I mentioned this song and how it had integrated its way into my life, to someone close to me. Surprisingly, they became adversarial and asked why I would feel that way since I have Jesus in my life. If I, for whatever reason, am being attacked with doubts, does that mean I do not have a firm grasp on what God has done for me and why? Not at all, but ignoring that we have an enemy certainly does not make your life better; it just makes you ignorant. Jesus told us that in this life we would have tribulations. If those trials come in the form of haranguing doubts, they still have to be dealt with, and not through the Law.
As Eugene Peterson’s Message put it, “If a living relationship with God could come by rule-keeping, then Christ died unnecessarily.” This entire second chapter of Galatians has been an effort on Paul’s part to demonstrate this concept. The Law, we are told, never brought anyone to Christ. However, mercy and grace have.
If you have ever read about the dreams and visions that many Muslims are having, you never hear them say, Jesus came and condemned me; Jesus, merely told me to follow him, and why. Since many of you live in areas where a flood of Islamic refugees has entered, then you know how violent many of them have been. The legalistic, judgmental side of our nature, demands justice and punishment. Sadly, many of us, expect God to be the same way (this is why many religious zealots will falsely tell you that everyone brought to the Great White Throne is sent to hell.) These zealots want judgment. The problem is that God has forgiven all sin, and will judge no one at that throne based on sin (something we all do, every day.) But, he will judge them according to what they did with His Son, Jesus. And that is why Paul’s final comments are important and vital to this life we lead as followers of Christ.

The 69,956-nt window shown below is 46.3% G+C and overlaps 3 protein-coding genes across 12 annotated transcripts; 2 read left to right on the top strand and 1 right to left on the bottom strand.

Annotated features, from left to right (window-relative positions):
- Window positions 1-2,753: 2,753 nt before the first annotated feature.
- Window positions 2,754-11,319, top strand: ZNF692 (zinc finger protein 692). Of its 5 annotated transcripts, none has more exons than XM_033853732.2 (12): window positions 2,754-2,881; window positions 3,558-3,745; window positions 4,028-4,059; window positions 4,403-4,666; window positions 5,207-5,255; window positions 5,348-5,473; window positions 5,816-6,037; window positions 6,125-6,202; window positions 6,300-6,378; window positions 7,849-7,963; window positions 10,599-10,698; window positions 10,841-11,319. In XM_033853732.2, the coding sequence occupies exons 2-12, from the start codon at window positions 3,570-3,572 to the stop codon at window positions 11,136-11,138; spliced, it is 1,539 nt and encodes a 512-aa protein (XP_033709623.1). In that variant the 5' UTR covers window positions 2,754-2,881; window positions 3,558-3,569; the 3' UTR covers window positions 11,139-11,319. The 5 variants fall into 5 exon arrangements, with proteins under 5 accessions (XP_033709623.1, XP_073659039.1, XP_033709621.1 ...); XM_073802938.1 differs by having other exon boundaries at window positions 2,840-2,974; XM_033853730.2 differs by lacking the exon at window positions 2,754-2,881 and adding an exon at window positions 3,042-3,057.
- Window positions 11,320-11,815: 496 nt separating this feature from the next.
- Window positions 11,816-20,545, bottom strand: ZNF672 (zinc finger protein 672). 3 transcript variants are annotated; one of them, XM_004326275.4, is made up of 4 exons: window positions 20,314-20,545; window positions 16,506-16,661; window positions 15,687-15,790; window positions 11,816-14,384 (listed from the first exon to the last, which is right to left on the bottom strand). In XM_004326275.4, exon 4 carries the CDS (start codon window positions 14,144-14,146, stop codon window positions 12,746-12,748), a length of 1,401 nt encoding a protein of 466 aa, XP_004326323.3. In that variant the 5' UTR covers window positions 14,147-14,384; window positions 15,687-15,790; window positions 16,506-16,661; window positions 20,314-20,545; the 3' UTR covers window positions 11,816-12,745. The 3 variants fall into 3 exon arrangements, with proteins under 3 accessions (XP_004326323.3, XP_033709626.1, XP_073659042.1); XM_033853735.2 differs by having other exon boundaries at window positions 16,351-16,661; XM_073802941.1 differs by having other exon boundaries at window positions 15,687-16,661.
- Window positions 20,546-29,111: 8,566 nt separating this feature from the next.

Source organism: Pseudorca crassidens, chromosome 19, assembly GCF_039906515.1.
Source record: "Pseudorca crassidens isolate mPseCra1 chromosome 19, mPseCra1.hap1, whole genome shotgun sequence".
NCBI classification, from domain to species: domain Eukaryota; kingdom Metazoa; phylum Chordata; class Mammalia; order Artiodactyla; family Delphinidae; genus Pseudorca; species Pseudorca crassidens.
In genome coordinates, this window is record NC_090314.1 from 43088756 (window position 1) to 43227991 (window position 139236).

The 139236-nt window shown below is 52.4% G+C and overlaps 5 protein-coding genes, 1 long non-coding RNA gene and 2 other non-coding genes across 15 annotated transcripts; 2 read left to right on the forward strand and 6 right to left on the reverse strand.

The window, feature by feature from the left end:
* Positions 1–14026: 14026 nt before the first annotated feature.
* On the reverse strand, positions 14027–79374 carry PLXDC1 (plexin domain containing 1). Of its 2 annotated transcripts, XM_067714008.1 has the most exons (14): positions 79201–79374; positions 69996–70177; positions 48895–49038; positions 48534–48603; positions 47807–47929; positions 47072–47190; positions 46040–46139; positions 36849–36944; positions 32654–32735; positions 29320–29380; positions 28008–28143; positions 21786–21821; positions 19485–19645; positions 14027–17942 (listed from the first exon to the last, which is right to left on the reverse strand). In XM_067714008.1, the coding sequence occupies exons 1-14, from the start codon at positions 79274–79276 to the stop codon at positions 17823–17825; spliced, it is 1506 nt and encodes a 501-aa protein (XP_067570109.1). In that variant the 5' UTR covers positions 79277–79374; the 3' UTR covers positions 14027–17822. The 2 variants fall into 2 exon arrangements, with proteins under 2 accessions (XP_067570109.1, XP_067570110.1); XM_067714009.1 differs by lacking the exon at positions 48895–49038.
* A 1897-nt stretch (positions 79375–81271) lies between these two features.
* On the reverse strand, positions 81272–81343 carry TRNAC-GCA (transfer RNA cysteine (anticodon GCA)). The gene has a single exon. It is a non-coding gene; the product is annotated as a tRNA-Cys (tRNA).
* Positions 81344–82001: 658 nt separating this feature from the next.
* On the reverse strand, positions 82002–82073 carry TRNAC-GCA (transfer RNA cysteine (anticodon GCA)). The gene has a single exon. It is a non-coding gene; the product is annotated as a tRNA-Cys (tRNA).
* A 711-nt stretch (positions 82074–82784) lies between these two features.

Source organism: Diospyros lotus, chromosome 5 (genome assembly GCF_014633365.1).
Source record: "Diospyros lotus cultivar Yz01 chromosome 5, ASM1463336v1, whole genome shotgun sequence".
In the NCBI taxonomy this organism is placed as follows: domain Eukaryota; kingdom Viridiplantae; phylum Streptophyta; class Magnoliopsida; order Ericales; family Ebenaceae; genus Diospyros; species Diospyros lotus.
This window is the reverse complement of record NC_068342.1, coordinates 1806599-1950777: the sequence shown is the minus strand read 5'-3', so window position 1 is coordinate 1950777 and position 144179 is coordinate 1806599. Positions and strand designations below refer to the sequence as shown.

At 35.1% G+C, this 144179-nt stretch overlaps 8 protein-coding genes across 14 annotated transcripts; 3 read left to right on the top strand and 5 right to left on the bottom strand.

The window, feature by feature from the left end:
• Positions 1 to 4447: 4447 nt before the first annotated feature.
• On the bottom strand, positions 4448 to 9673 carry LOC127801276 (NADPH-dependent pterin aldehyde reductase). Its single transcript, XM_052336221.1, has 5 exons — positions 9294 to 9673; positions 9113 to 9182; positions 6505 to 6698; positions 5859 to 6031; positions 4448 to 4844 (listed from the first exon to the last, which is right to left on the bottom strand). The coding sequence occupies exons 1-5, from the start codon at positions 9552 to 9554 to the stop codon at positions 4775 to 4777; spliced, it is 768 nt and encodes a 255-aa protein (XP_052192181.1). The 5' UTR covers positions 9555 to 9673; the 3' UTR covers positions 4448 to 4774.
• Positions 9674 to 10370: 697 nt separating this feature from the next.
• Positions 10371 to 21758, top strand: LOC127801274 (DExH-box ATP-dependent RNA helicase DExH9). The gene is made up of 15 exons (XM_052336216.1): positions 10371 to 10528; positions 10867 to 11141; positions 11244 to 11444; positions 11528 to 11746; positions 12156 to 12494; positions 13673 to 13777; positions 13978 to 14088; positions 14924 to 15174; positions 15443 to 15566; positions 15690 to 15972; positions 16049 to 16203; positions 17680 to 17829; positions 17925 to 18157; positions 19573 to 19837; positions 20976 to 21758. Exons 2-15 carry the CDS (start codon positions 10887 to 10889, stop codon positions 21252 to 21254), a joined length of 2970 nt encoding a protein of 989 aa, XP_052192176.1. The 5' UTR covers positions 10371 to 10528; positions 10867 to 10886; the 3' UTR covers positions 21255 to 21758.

“The life you see me living is not “mine,” but it is lived by faith in the Son of God, who loved me and gave himself for me.”
It is all through faith in the Son; nothing else.